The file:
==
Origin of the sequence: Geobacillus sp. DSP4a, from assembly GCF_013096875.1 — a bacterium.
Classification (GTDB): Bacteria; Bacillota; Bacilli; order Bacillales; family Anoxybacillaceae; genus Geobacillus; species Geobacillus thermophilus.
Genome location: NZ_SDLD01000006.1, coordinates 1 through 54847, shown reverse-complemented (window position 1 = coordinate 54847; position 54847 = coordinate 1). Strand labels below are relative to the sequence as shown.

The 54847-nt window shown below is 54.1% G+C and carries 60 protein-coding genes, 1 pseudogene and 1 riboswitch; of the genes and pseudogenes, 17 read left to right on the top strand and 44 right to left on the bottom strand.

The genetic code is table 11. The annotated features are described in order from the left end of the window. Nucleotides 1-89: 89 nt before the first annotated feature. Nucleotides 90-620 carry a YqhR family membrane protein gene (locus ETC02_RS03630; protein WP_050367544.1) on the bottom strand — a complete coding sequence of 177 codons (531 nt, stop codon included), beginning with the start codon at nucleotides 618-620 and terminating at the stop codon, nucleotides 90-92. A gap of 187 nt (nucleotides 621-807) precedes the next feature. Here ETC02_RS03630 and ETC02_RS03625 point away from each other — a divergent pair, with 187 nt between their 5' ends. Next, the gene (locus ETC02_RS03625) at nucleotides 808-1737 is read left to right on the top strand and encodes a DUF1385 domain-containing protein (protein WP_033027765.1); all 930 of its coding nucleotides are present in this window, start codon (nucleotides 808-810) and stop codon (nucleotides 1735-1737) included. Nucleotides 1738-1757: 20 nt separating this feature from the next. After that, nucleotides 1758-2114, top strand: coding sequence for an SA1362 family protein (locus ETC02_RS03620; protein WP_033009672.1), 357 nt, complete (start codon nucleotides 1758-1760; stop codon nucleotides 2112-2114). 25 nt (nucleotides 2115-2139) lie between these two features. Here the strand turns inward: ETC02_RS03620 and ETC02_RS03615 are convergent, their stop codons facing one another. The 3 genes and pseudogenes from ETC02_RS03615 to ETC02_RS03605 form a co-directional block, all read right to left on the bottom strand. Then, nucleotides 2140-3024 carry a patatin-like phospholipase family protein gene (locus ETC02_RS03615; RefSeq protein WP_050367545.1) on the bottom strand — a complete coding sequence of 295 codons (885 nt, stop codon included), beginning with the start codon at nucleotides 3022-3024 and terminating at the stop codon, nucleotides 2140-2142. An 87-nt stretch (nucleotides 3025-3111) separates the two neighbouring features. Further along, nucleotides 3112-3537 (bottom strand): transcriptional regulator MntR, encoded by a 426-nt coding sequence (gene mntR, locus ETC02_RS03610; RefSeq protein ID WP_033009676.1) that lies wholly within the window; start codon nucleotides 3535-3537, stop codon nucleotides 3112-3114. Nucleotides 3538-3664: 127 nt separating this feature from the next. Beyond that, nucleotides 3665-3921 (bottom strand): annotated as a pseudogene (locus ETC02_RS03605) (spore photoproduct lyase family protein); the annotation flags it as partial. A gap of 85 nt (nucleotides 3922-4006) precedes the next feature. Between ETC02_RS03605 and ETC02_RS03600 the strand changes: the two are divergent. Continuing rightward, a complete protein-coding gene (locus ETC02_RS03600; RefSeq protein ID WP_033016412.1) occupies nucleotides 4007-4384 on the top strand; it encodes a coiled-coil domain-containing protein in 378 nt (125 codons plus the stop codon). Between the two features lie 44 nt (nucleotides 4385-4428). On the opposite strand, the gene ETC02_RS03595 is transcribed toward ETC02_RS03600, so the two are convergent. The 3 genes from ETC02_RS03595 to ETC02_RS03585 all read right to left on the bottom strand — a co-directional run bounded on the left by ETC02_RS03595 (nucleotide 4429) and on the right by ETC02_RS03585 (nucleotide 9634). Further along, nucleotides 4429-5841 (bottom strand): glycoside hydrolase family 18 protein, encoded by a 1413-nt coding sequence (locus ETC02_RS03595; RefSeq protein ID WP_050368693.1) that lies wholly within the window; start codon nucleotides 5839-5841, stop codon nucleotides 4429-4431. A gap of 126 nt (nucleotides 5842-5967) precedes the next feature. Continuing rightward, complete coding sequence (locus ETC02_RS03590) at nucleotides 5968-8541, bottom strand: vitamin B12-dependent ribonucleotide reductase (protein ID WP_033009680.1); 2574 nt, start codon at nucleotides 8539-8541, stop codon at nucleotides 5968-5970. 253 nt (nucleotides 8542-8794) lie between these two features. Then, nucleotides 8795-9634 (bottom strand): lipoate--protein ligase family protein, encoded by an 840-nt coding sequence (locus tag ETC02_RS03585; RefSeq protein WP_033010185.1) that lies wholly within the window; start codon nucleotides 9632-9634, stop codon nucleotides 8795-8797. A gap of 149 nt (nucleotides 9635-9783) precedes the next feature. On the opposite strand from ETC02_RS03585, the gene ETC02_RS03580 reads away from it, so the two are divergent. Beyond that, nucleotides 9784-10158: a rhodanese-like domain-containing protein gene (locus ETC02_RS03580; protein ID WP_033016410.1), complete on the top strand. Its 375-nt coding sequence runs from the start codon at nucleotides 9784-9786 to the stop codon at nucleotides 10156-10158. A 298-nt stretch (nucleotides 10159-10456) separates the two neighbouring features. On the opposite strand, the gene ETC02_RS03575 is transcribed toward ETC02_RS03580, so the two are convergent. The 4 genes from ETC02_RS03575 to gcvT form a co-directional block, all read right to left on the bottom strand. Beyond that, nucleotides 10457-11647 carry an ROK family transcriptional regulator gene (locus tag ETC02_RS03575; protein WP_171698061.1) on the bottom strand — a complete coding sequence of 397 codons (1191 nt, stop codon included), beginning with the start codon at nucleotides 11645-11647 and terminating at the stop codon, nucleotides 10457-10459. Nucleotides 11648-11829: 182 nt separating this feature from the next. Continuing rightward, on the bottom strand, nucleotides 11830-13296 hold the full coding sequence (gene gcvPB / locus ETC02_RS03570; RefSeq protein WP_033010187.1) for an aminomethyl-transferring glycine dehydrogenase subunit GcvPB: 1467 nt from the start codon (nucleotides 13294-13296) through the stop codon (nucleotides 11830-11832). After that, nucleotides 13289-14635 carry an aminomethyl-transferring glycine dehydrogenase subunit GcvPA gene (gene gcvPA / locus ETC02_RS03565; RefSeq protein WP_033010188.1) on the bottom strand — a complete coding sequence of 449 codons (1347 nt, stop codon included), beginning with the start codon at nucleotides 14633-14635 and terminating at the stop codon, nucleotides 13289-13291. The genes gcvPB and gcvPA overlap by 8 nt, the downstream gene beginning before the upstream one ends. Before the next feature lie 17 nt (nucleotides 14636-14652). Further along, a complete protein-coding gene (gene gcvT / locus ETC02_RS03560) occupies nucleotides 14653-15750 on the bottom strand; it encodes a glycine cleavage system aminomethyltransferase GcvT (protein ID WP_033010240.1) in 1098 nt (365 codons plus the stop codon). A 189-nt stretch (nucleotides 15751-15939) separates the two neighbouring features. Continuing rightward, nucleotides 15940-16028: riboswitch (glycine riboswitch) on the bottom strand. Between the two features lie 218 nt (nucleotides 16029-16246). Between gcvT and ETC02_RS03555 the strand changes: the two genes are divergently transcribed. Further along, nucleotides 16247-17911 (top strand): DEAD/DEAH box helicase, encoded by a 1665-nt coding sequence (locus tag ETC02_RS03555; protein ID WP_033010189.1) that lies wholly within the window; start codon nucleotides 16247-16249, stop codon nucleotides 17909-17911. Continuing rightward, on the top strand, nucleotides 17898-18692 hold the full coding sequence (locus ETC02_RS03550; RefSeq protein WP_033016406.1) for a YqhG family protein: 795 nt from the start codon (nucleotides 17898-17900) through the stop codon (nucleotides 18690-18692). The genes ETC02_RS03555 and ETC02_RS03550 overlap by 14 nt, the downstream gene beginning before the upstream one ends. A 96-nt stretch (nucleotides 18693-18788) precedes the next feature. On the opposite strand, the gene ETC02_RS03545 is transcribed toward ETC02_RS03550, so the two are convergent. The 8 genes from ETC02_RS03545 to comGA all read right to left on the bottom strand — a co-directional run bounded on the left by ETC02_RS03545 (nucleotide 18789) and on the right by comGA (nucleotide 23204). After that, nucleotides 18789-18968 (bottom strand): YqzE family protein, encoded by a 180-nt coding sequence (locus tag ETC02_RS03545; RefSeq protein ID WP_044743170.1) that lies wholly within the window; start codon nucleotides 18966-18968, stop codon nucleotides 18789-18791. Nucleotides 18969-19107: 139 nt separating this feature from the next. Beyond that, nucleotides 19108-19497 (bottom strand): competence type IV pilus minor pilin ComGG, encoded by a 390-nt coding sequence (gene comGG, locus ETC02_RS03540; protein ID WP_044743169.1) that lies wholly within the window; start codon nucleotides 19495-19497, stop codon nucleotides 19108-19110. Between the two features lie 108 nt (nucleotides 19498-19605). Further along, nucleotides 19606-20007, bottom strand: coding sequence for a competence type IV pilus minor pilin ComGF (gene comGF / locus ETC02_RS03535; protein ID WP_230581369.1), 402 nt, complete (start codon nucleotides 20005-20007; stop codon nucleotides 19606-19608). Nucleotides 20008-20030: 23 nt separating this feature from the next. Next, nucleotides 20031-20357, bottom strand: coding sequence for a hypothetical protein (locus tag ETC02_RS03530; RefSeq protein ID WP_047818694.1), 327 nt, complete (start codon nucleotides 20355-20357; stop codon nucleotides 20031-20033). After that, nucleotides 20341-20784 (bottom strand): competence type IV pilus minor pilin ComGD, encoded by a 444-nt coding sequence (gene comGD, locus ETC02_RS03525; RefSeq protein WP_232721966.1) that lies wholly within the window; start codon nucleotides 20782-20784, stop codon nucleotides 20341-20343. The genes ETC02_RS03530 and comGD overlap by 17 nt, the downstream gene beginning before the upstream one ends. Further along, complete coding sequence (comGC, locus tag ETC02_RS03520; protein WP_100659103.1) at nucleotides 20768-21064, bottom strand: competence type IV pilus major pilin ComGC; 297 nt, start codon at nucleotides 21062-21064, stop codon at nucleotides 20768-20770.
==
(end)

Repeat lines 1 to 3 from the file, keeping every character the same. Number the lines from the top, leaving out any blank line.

Origin of the sequence: Geobacillus sp. DSP4a, from assembly GCF_013096875.1 — a bacterium.
Classification (GTDB): Bacteria; Bacillota; Bacilli; order Bacillales; family Anoxybacillaceae; genus Geobacillus; species Geobacillus thermophilus.
Genome location: NZ_SDLD01000006.1, coordinates 1 through 54847, shown reverse-complemented (window position 1 = coordinate 54847; position 54847 = coordinate 1). Strand labels below are relative to the sequence as shown.